# What should I do to become a pilot for skydivers, in France?

What are the steps needed to become a pilot that can transport skydivers?
I'm more specifically interested in the situation in Europe, France.

I would expect lessons / certifications, then more certification to accept passengers, then more certifications to be allowed to carry skydivers and let them jump. Also, medical examination, books, insurance, fees...

How much would it cost?
I'm more interested in the money amount spent usually observed than the theoretical price. I have a day job so I won't be able to easily spend all days of the week at the airport.

How long should I expect until I'm certificated?

Then, how often should I fly to stay current. Obviously, there is the issue of practicing enough to be safe and the legal requirements to be allowed to fly with passengers.

I also expect to be required to be certificated with a specific level for the skydiving. Bonus points if you can answer that too.

I have seen this question about how much it cost to learn to fly, but it is less specific than my case. Still, many interesting points in its answers.

• the core question seems to be, How different is the certification of a skydiving plane to a normal pilot license? – ratchet freak Mar 18 '14 at 14:19
• @ratchetfreak Actually, it sounds to me like the question is "How do I become a commercial pilot?" :) – Lnafziger Mar 18 '14 at 14:33
• @ratchetfreak would I still need to be a commercial pilot if I'm not paid nor compensated to fly the aircraft (just doing it for the fun)? And in both case, still interested in the process. – Guillaume Mar 18 '14 at 14:40
• @Guillaume In the US (I don't know EASA rules) you would still need a commercial pilot license if the operator is being paid for the flight (i.e. for a skydiving operation), even if they don't compensate you. If you are just taking some friends up to jump on your own, and they aren't paying you or reimbursing you for the time on the airplane, then you can do it with just a private pilot license. – Lnafziger Mar 18 '14 at 17:08
• @Lnafziger makes sense ; thank you for the precision. – Guillaume Mar 19 '14 at 9:21

Short answer: you need a commercial pilot's license. The drop zone will provide the extra training, it takes about a day (I worked at a skydive center for 10 years)

However, since you seem to not have any kind of pilot's license right now (or you would know this already) I will add that it isn't a full-time job at any except the busiest drop zones. Our pilots usually worked for a couple of years to build time and then went on to other aviation jobs. During those 1-2 years they had other income - flying for us was mainly a way to log flying hours without having to rent aircraft.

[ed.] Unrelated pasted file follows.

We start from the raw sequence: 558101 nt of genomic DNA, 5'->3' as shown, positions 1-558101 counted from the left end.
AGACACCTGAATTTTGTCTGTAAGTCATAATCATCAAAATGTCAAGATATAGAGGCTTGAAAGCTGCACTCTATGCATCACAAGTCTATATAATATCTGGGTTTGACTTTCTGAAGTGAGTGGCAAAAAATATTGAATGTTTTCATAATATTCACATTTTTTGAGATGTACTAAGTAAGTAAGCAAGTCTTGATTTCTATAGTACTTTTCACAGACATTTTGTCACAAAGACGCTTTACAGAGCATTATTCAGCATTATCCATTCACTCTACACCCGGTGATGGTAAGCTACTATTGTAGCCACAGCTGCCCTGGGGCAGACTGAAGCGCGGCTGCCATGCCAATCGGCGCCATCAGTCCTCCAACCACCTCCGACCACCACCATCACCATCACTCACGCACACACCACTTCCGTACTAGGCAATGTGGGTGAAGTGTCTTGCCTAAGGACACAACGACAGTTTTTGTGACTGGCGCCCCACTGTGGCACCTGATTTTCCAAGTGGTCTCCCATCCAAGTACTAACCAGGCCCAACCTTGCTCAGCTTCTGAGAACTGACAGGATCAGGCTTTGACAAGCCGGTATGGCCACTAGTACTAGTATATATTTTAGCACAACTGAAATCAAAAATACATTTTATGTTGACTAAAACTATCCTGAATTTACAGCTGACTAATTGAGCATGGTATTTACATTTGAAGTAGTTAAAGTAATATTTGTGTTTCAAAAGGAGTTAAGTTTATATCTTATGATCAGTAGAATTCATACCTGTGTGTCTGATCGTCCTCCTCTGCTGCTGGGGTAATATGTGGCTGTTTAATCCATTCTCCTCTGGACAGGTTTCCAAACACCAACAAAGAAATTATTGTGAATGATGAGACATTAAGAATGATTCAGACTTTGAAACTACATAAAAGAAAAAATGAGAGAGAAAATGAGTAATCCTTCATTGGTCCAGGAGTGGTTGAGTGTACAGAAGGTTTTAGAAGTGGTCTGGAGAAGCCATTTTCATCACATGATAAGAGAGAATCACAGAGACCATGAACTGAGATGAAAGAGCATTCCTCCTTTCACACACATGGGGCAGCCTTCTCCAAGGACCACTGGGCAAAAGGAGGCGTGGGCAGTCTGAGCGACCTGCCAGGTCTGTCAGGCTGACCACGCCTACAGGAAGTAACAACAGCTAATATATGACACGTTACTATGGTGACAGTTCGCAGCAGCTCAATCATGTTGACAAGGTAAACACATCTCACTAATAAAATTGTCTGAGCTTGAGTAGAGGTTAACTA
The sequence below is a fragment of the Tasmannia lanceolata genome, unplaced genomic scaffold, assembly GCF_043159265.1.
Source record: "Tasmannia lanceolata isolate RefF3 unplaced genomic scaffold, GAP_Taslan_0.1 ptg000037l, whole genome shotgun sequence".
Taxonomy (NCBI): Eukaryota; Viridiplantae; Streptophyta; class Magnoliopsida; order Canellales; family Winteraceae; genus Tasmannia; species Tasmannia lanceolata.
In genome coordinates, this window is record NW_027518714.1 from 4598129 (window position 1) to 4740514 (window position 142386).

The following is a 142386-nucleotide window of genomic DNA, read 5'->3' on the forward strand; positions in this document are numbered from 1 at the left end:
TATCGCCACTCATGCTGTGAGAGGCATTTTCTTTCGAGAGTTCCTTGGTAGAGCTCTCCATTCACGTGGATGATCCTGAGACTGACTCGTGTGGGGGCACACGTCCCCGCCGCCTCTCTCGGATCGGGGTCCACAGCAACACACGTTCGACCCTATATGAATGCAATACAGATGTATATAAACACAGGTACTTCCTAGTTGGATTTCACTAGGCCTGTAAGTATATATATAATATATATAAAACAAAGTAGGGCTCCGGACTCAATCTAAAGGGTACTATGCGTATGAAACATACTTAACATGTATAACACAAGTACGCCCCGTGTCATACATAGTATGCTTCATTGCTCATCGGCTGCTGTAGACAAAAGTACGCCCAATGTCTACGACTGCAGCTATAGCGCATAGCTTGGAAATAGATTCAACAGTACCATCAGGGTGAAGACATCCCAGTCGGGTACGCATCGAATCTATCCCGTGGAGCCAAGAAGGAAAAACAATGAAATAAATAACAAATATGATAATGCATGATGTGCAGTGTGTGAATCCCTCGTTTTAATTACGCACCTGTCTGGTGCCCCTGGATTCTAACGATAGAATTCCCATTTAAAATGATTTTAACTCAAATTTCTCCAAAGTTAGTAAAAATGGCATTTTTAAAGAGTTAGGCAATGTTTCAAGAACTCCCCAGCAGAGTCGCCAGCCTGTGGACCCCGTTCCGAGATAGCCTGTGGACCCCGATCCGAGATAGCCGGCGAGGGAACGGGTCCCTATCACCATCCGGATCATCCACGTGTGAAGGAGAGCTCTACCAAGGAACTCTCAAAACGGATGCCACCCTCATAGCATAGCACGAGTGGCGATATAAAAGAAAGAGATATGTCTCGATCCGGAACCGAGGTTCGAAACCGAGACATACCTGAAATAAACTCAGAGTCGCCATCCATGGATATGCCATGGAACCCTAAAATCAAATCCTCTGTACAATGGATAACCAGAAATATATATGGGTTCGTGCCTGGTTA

• To be clear, since the original question doesn't specify this, if you are just a pilot who transports skydivers and you're not getting paid for this and neither is the operator, you don't need a CPL. Basically, if you go and drop your friends for fun, you can do it with a PPL-A, provided you satisfy the minimum requirements set forth by your particular country, which comes down to a minimum amount of PIC hours. – dionyziz Jan 28 '19 at 10:55

You'll want to start by getting a private pilots license and then go on to get a commercial pilot's license. An instrument rating isn't required, but would be beneficial.

A private pilot's license (PPL) will cost you around \$8,000, commercial license (CPL) will be an additional \$17,000, and instrument ratings around \$6,000. One common method for gaining hours/pay is to become a certified flight instructor (CFI); this may cost you an additional \$7,000. Call you local flight school and ask for exact prices, but plan to spend 10% to 20% more than the listed price because you'll need additional hours to the bare minimum.

Getting a PPL and CPL will allow you to fly for skydiving operations. Federal regulations (14 CFR Part 119) describe the certification requirements for air carriers and commercial operators, but exempts skydiving flights operating within 25 miles of the departure airport. As a result, skydiving flights are conducted in accordance with 14 CFR Part 91 and 14 CFR Part 105.

14 CFR Part 91

• Allows skydivers to use the floor of an aircraft as a seat, provided that there is a seat belt for each skydiver to use.
• Requires every reserve parachute on board to have been packed within the preceding 120 days.
• Requires a transponder for flight at or above 10,000 MSL, an altitude commonly exceeded by most jump planes.

14 CFR Part 105

• Requires skydivers to observe visual flight rules (VFR) conditions. Below 10,000 feet, the pilot must have three miles of visibility and at least 500 feet below, 1,000 feet above, and 2,000 feet horizontally from a cloud. At and above 10,000 feet, the rules require five miles of visibility and 1,000 feet below, 1,000 feet above, and one mile horizontally.
• Holds the pilot responsible for jumps that create a hazard to air traffic or persons, or property on the ground.
• Requires prior permission from an airport manager before jumping over or onto an airport.
• Requires ATC authorization when jumping into Class A, B, C, or D airspace. Prior to jumping into Class E and G airspace, the appropriate ATC facility must simply be notified beforehand.
• Requires radio communications with the appropriate ATC facility at least 5 minutes prior to the jump. This requirement is primarily intended to allow the jump pilot to receive information from ATC about known traffic in the area. It is best to make the call soon after takeoff for radar coverage.